WWDC 2016: OS X Is Now macOS Sierra To Emphasize Continuity

OS X first launched back in 2001 as codename Cheetah, and since then has seen 12 major updates since. At WWDC 2016, Apple unveiled macOS Sierra, which is essentially OS X 10.13, but with different nomenclature. Apple changed to macOS to fit with iOS, watchOS, and tvOS, and to increase the continuity across their operating systems. MacOS Sierra includes new auto unlock system allowing your Mac to recognize your iPhone or Apple Watch to unlock, rather than using a password. There’s also a new universal clipboard to copy items on your Mac, and have them accessible on iOS, and vice versa.
The biggest new feature is as expected, with Siri coming to the Mac. Siri is a bit more capable on the Mac allowing you to ask Siri a question, while continuing what you were doing. Not only that, but you can also pin Siri search results to the Notification Center to access later. Sierra lets you drag and drop Siri search results to the desktop, in documents, and more. Siri can also search the Mac file system, and it’s a much more capable version of Apple’s intelligent assistant. Other familiar iOS features include Apple Pay on the web which you can confirm with TouchID on your iPhone. You can also enable picture in picture with any video playing on your Mac to have it in a small screen as you continue with other apps.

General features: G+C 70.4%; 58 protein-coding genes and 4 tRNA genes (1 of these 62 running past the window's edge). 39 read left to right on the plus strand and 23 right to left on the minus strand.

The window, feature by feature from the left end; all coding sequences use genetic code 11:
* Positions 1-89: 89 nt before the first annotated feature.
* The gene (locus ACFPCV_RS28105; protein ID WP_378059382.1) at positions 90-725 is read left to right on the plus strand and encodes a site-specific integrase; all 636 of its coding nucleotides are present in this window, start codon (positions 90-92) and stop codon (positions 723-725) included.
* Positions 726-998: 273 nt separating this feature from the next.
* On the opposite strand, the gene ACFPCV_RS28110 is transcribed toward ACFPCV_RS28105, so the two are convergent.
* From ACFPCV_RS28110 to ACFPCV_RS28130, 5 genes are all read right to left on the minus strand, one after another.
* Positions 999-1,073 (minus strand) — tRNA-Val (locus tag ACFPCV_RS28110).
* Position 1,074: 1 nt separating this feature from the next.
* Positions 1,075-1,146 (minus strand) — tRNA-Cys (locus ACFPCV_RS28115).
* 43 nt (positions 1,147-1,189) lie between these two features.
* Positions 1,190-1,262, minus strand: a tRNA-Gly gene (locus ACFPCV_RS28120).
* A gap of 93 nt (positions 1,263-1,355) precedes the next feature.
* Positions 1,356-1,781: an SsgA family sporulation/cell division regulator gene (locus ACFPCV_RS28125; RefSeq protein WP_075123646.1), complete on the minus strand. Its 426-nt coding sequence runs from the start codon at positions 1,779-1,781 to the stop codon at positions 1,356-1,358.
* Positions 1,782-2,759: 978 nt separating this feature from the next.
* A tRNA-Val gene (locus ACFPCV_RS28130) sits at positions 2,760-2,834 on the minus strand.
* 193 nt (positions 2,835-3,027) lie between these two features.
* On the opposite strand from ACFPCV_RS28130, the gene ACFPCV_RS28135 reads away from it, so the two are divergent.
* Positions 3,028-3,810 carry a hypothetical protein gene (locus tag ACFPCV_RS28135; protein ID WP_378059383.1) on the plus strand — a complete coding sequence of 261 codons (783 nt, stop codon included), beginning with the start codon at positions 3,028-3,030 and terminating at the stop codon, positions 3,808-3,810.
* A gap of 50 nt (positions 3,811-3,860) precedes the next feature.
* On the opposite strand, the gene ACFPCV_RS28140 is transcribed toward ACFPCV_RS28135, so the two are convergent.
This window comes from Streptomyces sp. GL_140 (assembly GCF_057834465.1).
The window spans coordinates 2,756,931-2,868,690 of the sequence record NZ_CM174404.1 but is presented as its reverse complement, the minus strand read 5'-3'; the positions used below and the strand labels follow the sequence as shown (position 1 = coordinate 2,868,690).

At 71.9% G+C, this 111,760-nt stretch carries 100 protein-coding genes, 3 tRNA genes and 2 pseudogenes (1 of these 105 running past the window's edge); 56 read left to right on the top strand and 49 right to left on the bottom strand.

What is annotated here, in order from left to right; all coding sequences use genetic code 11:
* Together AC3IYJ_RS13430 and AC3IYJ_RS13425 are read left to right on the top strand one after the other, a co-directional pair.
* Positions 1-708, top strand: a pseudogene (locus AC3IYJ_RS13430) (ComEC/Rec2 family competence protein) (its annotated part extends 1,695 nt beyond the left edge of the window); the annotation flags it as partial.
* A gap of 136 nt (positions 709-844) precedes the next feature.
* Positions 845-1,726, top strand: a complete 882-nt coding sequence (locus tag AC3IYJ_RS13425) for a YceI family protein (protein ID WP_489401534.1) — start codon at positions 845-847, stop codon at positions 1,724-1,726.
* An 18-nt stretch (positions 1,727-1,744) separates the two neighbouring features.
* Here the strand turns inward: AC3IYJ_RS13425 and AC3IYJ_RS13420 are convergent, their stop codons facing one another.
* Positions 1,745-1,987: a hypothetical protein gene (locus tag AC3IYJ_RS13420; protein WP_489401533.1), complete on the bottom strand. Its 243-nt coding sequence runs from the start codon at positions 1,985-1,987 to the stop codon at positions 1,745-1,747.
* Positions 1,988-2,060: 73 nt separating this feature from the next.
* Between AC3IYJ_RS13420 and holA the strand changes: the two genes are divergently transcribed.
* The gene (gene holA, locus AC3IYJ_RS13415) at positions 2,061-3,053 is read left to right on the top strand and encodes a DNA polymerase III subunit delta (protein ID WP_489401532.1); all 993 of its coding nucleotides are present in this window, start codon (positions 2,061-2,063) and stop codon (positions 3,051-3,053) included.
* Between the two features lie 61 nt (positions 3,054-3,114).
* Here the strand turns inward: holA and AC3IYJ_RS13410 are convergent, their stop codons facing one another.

In terms of Mac specific additions, the big one is optimized storage. Sierra can store certain things on the cloud, like movies you have watched, and automatically clear out mail downloads and Safari cache. In Apple’s demo, they were able to turn 20GB of free space into 150GB of free space with the optimized storage system. Apple is also allowing every app to have tabs, and developers don’t even need to update their apps. You can easily create tabs in Maps, Pages, and more, and they work just like they do in your web browser. The iCloud Drive system has also been enhanced to include your Mac desktop, and all of the files included there.

macOS Sierra doesn’t blow you away with features, and instead focuses on optimizing the desktop experience further with practical applications.

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